Healthy Heart Tips for Valentine's Day
FAYETTEVILLE, Ark. – February is American Heart Awareness Month, and Valentine’s Day is a great time to take stock of what you are doing for your heart. After all, it beats about 100,000 times a day and circulates one and a half gallons of blood every minute.
Cardiovascular disease is the leading cause of death in the United States, and our region has the highest death rate from this disease in the country. The risk of cardiovascular disease is a combination of genetics and lifestyle, so there are many things you can do to keep your heart happy and healthy. Here are some tips from Hanna and Morten Jensen, two members of the biomedical engineering faculty who focus on cardiovascular research at the University of Arkansas College of Engineering.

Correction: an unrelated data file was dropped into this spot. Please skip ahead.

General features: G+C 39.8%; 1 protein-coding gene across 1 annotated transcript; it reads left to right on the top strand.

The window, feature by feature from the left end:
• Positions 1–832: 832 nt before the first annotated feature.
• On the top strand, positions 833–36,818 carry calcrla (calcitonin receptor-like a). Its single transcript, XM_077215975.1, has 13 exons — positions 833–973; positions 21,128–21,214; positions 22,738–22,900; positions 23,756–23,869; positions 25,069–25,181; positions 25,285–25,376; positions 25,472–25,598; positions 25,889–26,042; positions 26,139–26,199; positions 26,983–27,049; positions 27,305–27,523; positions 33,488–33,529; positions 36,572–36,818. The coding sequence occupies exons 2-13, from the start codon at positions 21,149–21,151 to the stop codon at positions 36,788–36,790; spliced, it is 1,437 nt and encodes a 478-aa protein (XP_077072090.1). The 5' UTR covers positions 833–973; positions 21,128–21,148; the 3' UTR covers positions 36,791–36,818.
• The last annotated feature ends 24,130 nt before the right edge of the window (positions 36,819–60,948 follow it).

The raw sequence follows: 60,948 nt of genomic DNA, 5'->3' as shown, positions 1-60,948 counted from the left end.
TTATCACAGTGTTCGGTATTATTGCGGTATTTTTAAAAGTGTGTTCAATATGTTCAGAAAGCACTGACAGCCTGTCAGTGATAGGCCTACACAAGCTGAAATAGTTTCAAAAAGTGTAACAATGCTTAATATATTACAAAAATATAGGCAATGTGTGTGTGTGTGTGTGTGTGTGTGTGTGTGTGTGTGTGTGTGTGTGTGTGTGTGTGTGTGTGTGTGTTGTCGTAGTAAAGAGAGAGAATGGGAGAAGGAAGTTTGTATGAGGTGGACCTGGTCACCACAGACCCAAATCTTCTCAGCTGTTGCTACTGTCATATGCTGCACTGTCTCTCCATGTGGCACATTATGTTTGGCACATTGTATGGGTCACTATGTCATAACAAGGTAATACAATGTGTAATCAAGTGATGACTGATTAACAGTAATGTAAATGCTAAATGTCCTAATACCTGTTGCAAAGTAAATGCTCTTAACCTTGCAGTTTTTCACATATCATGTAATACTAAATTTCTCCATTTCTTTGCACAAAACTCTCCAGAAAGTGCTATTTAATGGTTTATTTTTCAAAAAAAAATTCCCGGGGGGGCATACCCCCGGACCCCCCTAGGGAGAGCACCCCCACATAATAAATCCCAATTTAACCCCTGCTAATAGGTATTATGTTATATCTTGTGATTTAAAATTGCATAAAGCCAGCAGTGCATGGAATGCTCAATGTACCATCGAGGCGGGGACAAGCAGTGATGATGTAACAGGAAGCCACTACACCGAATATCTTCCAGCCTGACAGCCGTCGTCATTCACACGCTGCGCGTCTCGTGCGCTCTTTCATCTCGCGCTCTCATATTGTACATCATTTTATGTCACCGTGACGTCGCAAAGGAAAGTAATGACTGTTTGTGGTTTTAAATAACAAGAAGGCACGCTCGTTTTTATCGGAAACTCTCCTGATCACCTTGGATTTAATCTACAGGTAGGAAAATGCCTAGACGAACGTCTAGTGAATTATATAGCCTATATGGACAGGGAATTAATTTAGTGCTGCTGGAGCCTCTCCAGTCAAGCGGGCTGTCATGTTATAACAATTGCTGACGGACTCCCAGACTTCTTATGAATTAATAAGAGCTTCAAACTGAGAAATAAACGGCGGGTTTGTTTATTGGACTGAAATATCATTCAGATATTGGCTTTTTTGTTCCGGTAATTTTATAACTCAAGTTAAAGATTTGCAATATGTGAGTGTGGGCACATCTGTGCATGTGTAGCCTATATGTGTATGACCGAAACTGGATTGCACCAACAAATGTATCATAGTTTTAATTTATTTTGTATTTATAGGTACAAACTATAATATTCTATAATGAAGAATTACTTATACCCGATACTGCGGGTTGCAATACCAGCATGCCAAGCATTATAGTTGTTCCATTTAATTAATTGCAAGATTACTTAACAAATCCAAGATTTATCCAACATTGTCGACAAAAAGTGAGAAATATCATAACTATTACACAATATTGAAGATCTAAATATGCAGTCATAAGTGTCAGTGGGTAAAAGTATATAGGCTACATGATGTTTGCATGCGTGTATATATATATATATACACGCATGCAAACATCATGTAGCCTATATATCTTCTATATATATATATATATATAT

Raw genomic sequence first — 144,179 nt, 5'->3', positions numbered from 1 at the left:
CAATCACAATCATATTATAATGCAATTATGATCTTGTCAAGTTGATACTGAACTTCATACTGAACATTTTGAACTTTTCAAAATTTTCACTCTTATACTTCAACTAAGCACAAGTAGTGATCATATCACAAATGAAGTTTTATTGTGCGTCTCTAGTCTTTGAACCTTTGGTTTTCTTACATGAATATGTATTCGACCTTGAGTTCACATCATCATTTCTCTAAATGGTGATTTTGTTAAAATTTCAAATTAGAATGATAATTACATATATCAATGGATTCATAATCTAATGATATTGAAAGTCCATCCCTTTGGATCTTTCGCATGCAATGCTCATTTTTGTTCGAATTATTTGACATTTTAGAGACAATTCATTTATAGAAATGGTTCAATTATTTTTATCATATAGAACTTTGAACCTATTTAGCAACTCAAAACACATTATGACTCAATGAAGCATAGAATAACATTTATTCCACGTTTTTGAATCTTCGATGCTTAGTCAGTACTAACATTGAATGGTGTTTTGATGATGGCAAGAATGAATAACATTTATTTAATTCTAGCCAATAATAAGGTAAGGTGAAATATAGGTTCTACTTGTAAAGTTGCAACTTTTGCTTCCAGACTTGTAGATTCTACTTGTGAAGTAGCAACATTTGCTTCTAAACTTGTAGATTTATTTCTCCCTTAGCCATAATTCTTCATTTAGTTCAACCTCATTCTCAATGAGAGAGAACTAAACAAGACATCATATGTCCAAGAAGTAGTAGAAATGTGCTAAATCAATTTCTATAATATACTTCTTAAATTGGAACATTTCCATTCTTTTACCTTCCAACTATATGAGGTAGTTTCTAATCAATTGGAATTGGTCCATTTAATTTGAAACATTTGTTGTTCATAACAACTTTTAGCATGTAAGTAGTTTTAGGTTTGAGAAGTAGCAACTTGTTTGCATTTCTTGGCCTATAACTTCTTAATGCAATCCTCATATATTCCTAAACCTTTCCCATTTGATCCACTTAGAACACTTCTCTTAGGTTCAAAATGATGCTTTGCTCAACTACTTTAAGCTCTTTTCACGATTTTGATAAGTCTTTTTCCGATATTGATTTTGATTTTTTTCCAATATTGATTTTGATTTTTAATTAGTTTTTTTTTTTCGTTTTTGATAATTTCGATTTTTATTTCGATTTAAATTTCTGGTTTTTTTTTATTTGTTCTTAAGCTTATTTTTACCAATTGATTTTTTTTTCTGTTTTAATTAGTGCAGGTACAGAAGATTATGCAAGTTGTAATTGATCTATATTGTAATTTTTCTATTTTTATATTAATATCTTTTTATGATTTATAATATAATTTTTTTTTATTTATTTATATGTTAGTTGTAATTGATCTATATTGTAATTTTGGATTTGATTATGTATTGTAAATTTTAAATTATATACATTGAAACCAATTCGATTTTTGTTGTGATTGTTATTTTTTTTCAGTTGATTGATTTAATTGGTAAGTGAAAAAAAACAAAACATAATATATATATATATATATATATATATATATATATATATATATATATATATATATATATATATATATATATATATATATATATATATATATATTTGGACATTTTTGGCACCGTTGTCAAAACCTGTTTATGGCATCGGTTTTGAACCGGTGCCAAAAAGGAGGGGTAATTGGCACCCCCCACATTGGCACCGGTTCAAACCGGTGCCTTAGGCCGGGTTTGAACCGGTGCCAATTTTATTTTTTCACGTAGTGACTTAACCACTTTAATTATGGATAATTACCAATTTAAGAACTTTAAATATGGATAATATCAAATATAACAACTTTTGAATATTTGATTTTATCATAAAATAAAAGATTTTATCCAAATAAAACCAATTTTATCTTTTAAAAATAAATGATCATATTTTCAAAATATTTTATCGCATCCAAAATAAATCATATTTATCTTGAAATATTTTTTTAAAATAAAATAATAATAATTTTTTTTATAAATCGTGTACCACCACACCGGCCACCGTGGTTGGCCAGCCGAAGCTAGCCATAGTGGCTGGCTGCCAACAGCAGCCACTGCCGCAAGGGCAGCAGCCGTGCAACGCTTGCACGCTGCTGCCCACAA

1. Listen to Your Heart – and Make Sure Your Doctor Does, Too
Prevention is often the best treatment, and awareness of a developing condition can stop heart disease in its tracks. Many conditions, such as high blood pressure, that put a great strain on your heart have symptoms you wouldn’t associate with the heart, or no symptoms at all. “Make sure you get an annual physical that includes an assessment of your blood pressure and weight, as well as your sugar and lipid profile,” said Morten. “If you are treated for a heart condition, ask your doctor if there are any research studies that you can participate in – even if the results of studies do not benefit you directly, their implications may mean that your children and your grandchildren will be better protected, or treated, for heart disease.”